In 1997, Burke was cast as Ray Winstone's abused pregnant wife on “Nil by Mouth,” Gary Oldman’s semi-autobiographical directorial debut. The role won the talented actress a Best Actress Cannes Film Festival award and a British Independent Film for Best Performance by a British Actress in an Independent Film. She also received a BAFTA nomination.
After the success, Burke starred as Honour in the TV adaptation of “The History of Tom Jones, a Foundling” (1997), based on the classic novel by Henry Fielding. She received her next BAFTA nomination for her work in the miniseries. She then gave strong portrayals as Maggie, the second eldest of five Irish sisters, in the Pat O'Connor directed “Dancing at Lughnasa” (1998), from which she netted a Golden Satellite nomination for Best Performance by an Actress in a Supporting Role in a Motion Picture-Drama, and the vengeful Queen Mary Tudor in the lavish acclaimed biopic “Elizabeth” (also 1998), which was directed by Shekar Kapur and starred Cate Blanchett in the title role.
1999 saw Burke mix drama and comedy in the movie “This Year's Love,” in which she portrayed Mary, an airport cleaning woman who was convinced that anyone who falls in love with her is crazy. In the 2000 comedy film “Kevin and Perry Go Large,” she reprised her TV role of Perry, with Harry Enfield recreating his role of Kevin/Executioner. She was nominated for a 2001 Empire for Best British Actress for her work in the latter film. She also appeared with Sadie Frost, Jude Law and Ray Winstone in the comedy “Love, Honour and Obey” (2000) and costarred as Lee Evans' long suffering wife in “The Martins” (2001).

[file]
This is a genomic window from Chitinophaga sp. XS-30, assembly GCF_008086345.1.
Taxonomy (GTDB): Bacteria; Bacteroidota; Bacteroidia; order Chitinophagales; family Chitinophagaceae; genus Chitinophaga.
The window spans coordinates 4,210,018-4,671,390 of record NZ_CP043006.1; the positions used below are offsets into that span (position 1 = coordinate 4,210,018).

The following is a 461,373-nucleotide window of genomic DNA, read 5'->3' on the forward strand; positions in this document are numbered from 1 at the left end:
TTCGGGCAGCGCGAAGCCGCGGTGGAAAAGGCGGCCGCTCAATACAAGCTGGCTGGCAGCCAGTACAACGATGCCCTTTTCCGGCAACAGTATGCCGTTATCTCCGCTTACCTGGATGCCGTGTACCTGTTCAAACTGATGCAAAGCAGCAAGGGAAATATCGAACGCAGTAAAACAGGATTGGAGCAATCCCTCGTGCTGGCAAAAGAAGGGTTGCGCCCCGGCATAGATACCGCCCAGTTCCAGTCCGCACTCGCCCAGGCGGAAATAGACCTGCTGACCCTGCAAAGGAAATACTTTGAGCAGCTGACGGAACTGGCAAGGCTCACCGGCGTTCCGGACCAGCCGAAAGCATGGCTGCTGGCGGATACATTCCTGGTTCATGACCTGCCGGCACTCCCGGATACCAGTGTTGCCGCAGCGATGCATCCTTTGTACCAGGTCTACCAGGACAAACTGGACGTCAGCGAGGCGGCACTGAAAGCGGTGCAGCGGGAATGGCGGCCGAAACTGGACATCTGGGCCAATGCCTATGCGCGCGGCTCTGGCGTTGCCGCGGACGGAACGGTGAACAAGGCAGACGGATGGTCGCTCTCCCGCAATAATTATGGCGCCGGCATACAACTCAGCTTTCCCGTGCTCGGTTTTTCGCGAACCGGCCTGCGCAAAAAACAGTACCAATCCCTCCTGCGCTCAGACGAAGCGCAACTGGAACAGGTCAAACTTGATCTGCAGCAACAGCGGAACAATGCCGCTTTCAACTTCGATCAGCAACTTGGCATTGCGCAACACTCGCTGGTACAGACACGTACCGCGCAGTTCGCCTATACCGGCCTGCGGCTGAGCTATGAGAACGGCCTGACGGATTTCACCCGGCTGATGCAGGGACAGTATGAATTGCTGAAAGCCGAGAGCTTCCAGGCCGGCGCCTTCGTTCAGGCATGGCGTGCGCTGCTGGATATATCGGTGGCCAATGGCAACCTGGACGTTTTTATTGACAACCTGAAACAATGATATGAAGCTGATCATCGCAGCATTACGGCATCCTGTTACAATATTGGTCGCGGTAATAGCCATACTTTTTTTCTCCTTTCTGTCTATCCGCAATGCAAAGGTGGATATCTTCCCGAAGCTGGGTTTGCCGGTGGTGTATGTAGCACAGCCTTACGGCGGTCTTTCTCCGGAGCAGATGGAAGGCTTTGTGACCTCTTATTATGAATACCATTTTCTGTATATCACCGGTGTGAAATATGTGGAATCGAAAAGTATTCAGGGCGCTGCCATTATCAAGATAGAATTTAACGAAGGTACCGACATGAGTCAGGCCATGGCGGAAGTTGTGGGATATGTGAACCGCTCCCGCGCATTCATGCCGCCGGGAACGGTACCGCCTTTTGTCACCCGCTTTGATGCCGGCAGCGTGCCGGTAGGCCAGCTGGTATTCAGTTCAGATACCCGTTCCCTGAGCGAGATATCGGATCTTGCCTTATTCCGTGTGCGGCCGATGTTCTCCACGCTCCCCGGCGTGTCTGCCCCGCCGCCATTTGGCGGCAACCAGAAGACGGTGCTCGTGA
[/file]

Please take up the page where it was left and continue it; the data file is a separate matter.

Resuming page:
Meanwhile, on the small screen, Burke scored success when she was cast as Linda La Hughes in the British sitcom “Gimme, Gimme, Gimme,” which ran on BBC-1 from 1999 to 2001. Costarring with James Dreyfus, she was awarded a British Comedy in 2002 for Best Comedy Actress and collected several additional nominations, including BAFTA nominations for Best Comedy Performance (2001 and 2002) and a 2002 National Television nomination for Most Popular Comedy Performance. The character Linda La Hughes was written by writer Jonathan Harvey especially for Burke after she directed the 1995 premiere of Harvey's play “Boom-Bang-a-Bang.” She also appeared in his play “Out in the Open” in 2001.
After the demise of the series, Burke had supporting roles in the comedies “Once Upon a Time in the Midlands,” with Robert Carlyle and Vanessa Feltz, and “Anita and Me” (both 2002), opposite Kabir Bedi and Max Beesley. She then began to concentrate on her career as a theatre director. However, she also did voiceover work in “Twenty Thousand Streets Under the Sky” (2005, TV) and the animated film “Flushed Away” (2006).
In 2007, Burke returned to acting to star in the TV film “Comedy Showcase: The Eejits,” alongside Patrick McDonnell and Paul McGlinchey.
British Comedy: Best Comedy Actress, “Gimme, Gimme, Gimme,” 2002
British Independent Film: Best Performance by a British Actress in an Independent Film, “Nil by Mouth,” 1998
Cannes Film Festival: Best Actress, “Nil by Mouth,” 1997
Royal Television Society (UK): Best Actor – Female, “Mr. Wroe's Virgins,” 1994